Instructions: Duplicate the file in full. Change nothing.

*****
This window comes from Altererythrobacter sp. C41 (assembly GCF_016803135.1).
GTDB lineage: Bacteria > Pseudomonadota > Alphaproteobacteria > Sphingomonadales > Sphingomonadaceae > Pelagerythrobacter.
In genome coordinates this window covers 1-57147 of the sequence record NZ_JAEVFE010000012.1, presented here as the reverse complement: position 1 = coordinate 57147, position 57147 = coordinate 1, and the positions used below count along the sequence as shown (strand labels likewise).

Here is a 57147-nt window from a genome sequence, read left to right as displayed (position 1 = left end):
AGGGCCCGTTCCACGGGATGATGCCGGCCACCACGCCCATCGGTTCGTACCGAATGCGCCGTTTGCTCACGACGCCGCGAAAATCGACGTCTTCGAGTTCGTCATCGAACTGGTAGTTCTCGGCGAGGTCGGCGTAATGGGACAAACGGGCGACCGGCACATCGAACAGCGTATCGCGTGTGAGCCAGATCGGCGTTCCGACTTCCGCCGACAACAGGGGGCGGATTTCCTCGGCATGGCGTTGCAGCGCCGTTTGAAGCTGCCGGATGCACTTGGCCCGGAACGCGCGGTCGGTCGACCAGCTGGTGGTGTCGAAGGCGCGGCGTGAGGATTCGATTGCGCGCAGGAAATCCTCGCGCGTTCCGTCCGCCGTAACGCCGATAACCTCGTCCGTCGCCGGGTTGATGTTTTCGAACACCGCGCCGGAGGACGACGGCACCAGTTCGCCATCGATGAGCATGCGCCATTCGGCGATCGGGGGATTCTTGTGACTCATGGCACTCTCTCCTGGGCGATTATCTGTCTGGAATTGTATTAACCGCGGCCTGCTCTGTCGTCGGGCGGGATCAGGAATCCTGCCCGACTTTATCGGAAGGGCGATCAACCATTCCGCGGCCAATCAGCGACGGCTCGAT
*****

This window comes from Altererythrobacter sp. C41 (assembly GCF_016803135.1).
GTDB lineage: Bacteria > Pseudomonadota > Alphaproteobacteria > Sphingomonadales > Sphingomonadaceae > Pelagerythrobacter.
In genome coordinates this window covers 1-57147 of the sequence record NZ_JAEVFE010000012.1, presented here as the reverse complement: position 1 = coordinate 57147, position 57147 = coordinate 1, and the positions used below count along the sequence as shown (strand labels likewise).

Here is a 57147-nt window from a genome sequence, read left to right as displayed (position 1 = left end):
AGGGCCCGTTCCACGGGATGATGCCGGCCACCACGCCCATCGGTTCGTACCGAATGCGCCGTTTGCTCACGACGCCGCGAAAATCGACGTCTTCGAGTTCGTCATCGAACTGGTAGTTCTCGGCGAGGTCGGCGTAATGGGACAAACGGGCGACCGGCACATCGAACAGCGTATCGCGTGTGAGCCAGATCGGCGTTCCGACTTCCGCCGACAACAGGGGGCGGATTTCCTCGGCATGGCGTTGCAGCGCCGTTTGAAGCTGCCGGATGCACTTGGCCCGGAACGCGCGGTCGGTCGACCAGCTGGTGGTGTCGAAGGCGCGGCGTGAGGATTCGATTGCGCGCAGGAAATCCTCGCGCGTTCCGTCCGCCGTAACGCCGATAACCTCGTCCGTCGCCGGGTTGATGTTTTCGAACACCGCGCCGGAGGACGACGGCACCAGTTCGCCATCGATGAGCATGCGCCATTCGGCGATCGGGGGATTCTTGTGACTCATGGCACTCTCTCCTGGGCGATTATCTGTCTGGAATTGTATTAACCGCGGCCTGCTCTGTCGTCGGGCGGGATCAGGAATCCTGCCCGACTTTATCGGAAGGGCGATCAACCATTCCGCGGCCAATCAGCGACGGCTCGAT